Growing up within a family of avid skiers in Oakville, Ontario, skiing was programmed into Evan McEachran’s DNA. Whether it was spending weekends at the hill, or hitting a rail setup in his backyard, the 22-year-old’s passion for skiing started young, and his professional career was soon to follow. Thanks to a handful of highly successful seasons, McEachran has humbly established himself as one of Canada’s brightest slopestyle skiing talents.
After making the Freestyle Ontario Team in his early teens, McEachran was elevated to the Freestyle Canada National Slopestyle Team soon after in 2012, making him one of the youngest-ever members to be apart of the program. And while it was a milestone moment for him, the abrupt transition to competing on the world stage proved to be a valuable learning experience.
“Establishing yourself on the contest scene is definitely no easy feat these days,” he says. “Everyone is so talented, so it’s difficult to stand out. It took me a couple of years before I was fully comfortable. More media, bigger crowds and competing against my idols was tough, but once I was used to the environment of the scene, I could ski my best, and things started to piece together.”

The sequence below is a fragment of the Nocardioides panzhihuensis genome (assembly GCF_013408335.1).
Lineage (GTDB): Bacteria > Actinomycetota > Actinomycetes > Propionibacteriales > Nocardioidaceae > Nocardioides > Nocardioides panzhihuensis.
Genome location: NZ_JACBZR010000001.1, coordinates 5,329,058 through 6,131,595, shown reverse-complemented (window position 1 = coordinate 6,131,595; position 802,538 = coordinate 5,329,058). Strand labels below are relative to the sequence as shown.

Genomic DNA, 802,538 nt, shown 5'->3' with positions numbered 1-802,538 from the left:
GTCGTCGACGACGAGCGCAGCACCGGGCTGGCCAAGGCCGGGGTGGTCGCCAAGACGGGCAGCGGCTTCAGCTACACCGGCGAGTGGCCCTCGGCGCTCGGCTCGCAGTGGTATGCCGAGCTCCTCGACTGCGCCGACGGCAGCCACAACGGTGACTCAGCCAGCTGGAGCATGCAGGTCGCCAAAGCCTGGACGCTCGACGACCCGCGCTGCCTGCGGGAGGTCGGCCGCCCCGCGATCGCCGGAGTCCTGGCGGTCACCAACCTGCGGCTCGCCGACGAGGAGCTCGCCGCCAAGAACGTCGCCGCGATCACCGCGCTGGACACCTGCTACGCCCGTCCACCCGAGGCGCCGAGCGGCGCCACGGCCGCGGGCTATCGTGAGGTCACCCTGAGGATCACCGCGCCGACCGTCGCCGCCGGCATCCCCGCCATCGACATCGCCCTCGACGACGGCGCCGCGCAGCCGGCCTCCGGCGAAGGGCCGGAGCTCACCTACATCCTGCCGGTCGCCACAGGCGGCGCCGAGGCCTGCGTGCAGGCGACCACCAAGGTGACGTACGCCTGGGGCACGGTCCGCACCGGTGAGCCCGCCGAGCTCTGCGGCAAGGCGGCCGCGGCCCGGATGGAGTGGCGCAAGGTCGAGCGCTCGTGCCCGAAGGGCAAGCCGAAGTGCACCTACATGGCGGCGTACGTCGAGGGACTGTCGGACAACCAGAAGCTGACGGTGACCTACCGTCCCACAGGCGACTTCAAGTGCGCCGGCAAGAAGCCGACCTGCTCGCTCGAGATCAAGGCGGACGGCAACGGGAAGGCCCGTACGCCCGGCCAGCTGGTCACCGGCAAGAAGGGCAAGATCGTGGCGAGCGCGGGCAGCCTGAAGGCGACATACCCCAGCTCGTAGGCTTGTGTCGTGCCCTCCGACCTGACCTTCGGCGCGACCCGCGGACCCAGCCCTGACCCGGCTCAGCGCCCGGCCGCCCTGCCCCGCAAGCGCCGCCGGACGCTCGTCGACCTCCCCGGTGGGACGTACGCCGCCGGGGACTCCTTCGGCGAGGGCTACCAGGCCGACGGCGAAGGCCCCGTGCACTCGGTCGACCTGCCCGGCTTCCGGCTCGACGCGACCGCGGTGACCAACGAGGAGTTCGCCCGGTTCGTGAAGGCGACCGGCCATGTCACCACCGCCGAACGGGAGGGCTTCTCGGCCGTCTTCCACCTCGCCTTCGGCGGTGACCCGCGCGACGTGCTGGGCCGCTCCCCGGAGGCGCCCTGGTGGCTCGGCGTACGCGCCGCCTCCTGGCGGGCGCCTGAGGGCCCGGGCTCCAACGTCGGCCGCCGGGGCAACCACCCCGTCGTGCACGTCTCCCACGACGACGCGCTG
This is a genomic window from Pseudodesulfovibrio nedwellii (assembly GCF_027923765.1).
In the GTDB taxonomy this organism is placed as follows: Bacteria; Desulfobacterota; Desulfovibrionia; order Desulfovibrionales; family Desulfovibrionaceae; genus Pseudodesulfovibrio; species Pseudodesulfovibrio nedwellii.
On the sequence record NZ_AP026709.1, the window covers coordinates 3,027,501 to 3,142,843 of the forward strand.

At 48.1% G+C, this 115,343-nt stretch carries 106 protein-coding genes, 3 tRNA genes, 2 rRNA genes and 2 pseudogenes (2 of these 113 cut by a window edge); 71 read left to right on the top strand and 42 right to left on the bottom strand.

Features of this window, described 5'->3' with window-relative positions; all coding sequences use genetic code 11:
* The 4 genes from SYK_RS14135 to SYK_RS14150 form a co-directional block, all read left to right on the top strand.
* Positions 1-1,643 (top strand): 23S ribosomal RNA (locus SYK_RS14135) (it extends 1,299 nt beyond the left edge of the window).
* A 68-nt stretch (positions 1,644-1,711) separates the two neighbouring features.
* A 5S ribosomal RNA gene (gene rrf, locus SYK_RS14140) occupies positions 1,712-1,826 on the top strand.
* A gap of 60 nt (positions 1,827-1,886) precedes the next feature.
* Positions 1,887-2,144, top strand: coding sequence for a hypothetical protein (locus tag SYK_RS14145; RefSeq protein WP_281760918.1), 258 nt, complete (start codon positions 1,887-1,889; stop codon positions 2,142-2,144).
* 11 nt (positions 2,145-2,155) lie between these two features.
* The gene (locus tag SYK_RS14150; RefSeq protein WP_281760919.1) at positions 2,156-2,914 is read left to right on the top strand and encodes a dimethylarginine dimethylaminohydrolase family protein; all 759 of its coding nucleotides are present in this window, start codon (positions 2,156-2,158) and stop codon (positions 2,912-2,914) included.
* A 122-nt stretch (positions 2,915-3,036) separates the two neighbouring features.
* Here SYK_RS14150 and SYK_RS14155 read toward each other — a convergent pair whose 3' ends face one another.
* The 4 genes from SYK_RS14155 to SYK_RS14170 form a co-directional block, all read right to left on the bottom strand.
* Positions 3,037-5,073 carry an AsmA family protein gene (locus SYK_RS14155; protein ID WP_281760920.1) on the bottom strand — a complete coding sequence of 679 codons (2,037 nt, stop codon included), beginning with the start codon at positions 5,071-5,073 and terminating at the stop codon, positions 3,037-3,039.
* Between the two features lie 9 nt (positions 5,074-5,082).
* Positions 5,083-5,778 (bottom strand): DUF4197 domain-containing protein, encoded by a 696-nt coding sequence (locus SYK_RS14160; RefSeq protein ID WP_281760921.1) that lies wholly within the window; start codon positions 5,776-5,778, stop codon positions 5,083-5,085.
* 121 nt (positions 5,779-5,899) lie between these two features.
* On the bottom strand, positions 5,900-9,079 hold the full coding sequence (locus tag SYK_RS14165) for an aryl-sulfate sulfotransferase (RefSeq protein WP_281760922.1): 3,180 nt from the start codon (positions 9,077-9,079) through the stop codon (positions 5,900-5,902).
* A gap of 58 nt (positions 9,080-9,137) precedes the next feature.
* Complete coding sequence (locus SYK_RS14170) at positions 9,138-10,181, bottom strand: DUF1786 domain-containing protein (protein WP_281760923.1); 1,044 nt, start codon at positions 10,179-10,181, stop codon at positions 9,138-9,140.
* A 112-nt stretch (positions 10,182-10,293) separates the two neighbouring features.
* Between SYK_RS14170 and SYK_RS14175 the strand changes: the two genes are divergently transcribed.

Even while learning the ropes, McEachran was able to score some notable results at breakneck speed. His early accomplishments included taking the top spot at the AFP World Championships in Whistler in 2014, and winning the first-ever, invite-only SLVSH Cup in Australia in 2015 in a head-to-head battle with Russ Henshaw, which many refer to as one of the best SLVSH games ever played.
Steadily moving up the elite ranks, McEachran then became a consistent presence in X Games slopestyle in the years that followed, and notched a silver medal at a World Cup in Stubai, Austria, in the lead-up to his sixth-place finish at the 2018 Olympics in Pyeongchang, South Korea. With those experiences in the rearview mirror, he then picked up the biggest win of his career last December at the Dew Tour in Breckenridge, Colorado.
“Winning Dew Tour was so wild for me,” he says. “It was the first pro contest I had ever watched live, so it’s definitely a special one. Going into the event I had come out of an amazing off-season, where I spent a ton of time with family and friends outside of the ski community, doing different kinds of activities to clear my head. My mindset was just to go out there and continue that frame of mind, rather than being stressed to perform on demand.”
With a major win to kick off the competitive season, which made many consider McEachran the man to beat, things changed quickly when a crash in big air at X Games in Aspen, Colorado, derailed his strongest surge of momentum yet.
“It was heartbreaking for sure,” he says. “Big air happened the night before slopestyle finals, and it was my first time doing that event. Being out there under the lights with a giant crowd, you feel like you can do anything.”